Residents here and in other beach towns have gotten used to the idea that every few years, federal taxpayers will cough up the money to renourish the beaches. It's an understanding between the federal and local governments that may not go on for much longer.
In seven years, Treasure Island's eroding beaches won't get any new sand unless Congress reauthorizes the city's 50-year-old beach renourishment program, set to expire in 2019.
City and county officials are working to make sure that does not happen.
Treasure Island is the second city in the country to be affected by the sunsetting of the federal beach renourishment program that began in the 1960s.
The first beach project, in Carolina Beach, N.C., will run out in 2015 and is expected to be a test case for what could happen in Florida.
Other Pinellas County beaches have more time before their beach renourishment could end.
Funding authorization for renourishment for St. Pete Beach will run out in 2030. Sand Key, encompassing beach cities from Madeira Beach north to Clearwater, will continue to be eligible through 2043.
Treasure Island received its first beach nourishment in 1969 and since then has been renourished 14 times, according to county records.
Beach renourishment involves dredging sand from the Gulf of Mexico and pumping it onto eroding beaches through flexible pipelines. The new sand is then distributed by bulldozers to ensure that beaches are restored to at least a 40-foot width.
Pinellas County beaches were named the Best Restored Beach by the American Shore & Beach Preservation Association in 2006.
The renourishment project not only restores the beaches, but helps to protect upland properties from storms, and provides areas conducive to tourism and recreation.
Federal funding for Treasure Island's Hurricane and Storm Damage Reduction project was originally authorized for 50 years, a period that can be extended only after new studies of current beach conditions — and a specific Congressional appropriations request by the Army Corps of Engineers.
Last month, Mayor Bob Minning and Commissioner Alan Bildz met with the corps in Naples during a meeting of the Florida Shore and Beach Preservation Association.
Minning said "2019 is going to come very quickly, so we need to get our ducks in order. The corps is very supportive and looks at Treasure Island as a test case for Florida."
The corps already has started an initial appraisal, including a benefit-cost analysis, of future renourishment needs for Treasure Island and St. Pete Beach, according to Matthew Schrader, the corps' technical expert for coastal planning and policy in Jacksonville.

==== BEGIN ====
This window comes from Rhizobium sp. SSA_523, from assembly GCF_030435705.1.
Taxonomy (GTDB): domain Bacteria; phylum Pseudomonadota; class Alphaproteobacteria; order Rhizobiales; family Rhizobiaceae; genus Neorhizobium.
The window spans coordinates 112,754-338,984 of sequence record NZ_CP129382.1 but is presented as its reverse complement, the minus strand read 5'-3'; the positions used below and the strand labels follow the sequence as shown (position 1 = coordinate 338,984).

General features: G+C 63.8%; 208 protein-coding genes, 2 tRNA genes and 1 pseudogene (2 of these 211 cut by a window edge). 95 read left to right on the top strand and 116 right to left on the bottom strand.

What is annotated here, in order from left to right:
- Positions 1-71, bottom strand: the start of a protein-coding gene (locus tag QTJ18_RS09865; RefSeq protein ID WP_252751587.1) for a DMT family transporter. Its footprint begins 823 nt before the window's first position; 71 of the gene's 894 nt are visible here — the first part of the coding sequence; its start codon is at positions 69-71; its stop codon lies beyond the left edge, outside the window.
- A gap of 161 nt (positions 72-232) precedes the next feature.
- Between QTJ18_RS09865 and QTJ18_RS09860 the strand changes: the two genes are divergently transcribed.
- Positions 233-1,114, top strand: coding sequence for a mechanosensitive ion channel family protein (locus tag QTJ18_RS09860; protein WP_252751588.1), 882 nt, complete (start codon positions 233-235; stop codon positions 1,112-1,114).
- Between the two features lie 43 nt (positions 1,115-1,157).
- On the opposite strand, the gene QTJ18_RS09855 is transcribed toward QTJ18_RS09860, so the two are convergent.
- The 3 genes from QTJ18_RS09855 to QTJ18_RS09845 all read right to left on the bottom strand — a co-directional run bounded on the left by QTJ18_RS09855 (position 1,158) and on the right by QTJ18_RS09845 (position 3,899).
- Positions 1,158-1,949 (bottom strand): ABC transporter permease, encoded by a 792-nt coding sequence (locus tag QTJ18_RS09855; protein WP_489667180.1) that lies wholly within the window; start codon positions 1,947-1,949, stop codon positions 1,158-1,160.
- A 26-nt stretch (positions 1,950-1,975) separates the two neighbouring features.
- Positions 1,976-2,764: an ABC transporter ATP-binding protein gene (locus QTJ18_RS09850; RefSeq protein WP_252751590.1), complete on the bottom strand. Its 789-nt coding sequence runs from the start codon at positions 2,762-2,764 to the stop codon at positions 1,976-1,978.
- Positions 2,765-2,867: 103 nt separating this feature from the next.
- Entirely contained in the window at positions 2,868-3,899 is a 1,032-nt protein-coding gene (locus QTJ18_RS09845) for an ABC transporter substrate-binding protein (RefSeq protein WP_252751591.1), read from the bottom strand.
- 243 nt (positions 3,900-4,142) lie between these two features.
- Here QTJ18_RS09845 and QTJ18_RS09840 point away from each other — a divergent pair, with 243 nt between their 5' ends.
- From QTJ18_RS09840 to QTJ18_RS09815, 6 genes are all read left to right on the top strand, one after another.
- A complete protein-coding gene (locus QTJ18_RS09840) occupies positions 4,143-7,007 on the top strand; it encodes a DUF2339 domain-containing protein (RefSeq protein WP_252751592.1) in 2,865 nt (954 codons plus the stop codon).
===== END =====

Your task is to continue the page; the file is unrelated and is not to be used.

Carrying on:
The corps' Atlanta headquarters is expected to review that study this winter and determine whether there is a "continued federal interest" in providing funding for beach renourishment in the two cities.
If that decision is positive, the corps would then submit a budget request for a more in-depth feasibility study, the cost of which would normally be shared with Pinellas County and Florida.
"If the feasibility study determines that continuing the project is justified, congressional authorization for construction will be required prior to federal participation beyond the current 50-year period," Schrader said.
The entire process could likely take years to complete.
U.S. Rep. C.W. Bill Young, R-Indian Shores, has been responsible for helping to secure more than $100 million for renourishment in Pinellas County.
Young is currently working to secure emergency federal funding for extensive erosion on Sunset Beach caused by Tropical Storm Debby. A spokesperson in his office said Young is well aware of the 2019 deadline.
The city's beaches are also scheduled for regular renourishment next year and possibly another round before the 2019 deadline, providing federal funds are appropriated. Renourishment is usually performed about every three to four years.
"We are hoping we can get Treasure Island reauthorized," said Andy Squires, Pinellas County's coastal manager. "There are a lot of beaches that will run out as well. If we can't get the federal funding, we and the state will be on our own."
Currently, funding is shared by the county, state and federal governments in a 60-20-20 split. The county's share is paid for through tourist development taxes.
In the past, the federal portion was budgeted through automatic earmarks requested by individual members of Congress. That practice is no longer allowed and all federal spending must now compete for inclusion in the federal budget.